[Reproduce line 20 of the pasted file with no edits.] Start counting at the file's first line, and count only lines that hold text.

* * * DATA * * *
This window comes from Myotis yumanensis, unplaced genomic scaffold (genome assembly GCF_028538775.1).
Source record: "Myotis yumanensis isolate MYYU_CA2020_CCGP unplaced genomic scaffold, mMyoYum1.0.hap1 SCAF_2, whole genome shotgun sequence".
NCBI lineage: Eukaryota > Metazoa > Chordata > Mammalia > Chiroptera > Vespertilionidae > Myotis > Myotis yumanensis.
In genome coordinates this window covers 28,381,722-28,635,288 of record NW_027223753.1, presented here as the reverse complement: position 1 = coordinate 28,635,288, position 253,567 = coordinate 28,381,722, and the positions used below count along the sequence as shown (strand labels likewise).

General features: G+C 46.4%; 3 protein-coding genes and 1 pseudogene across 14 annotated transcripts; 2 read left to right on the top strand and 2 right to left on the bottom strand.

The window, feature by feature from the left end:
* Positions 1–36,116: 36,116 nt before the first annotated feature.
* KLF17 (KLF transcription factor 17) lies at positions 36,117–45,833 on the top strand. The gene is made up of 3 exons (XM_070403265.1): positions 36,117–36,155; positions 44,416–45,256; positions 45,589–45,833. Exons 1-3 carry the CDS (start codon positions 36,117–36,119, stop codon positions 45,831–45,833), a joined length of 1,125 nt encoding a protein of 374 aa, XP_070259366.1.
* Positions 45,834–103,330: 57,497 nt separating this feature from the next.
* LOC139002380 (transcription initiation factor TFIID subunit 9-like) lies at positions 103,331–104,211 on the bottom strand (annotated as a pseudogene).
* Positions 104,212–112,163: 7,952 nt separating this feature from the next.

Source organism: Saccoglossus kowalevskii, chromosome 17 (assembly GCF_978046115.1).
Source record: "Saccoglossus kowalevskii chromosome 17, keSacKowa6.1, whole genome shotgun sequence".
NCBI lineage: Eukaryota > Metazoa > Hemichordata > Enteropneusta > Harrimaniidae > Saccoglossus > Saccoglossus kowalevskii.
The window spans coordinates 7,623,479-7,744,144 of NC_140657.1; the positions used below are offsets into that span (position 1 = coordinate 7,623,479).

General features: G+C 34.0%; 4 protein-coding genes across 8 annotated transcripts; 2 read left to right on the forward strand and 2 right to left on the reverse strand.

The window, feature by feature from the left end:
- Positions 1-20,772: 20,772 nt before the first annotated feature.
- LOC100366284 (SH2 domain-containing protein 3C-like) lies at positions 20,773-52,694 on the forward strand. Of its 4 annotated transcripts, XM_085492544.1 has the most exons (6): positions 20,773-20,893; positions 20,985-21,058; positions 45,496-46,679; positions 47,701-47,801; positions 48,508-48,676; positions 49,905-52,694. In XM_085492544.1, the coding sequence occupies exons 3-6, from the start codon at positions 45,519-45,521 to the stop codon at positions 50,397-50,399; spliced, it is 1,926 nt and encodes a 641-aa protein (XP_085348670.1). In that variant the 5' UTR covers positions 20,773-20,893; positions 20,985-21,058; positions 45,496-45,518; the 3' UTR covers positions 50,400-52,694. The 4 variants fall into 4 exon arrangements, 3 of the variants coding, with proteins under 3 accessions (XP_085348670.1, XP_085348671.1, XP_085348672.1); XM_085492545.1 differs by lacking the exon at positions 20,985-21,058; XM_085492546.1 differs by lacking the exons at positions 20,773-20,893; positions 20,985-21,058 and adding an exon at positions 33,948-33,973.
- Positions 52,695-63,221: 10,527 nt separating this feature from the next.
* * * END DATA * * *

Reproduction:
- Positions 52,695-63,221: 10,527 nt separating this feature from the next.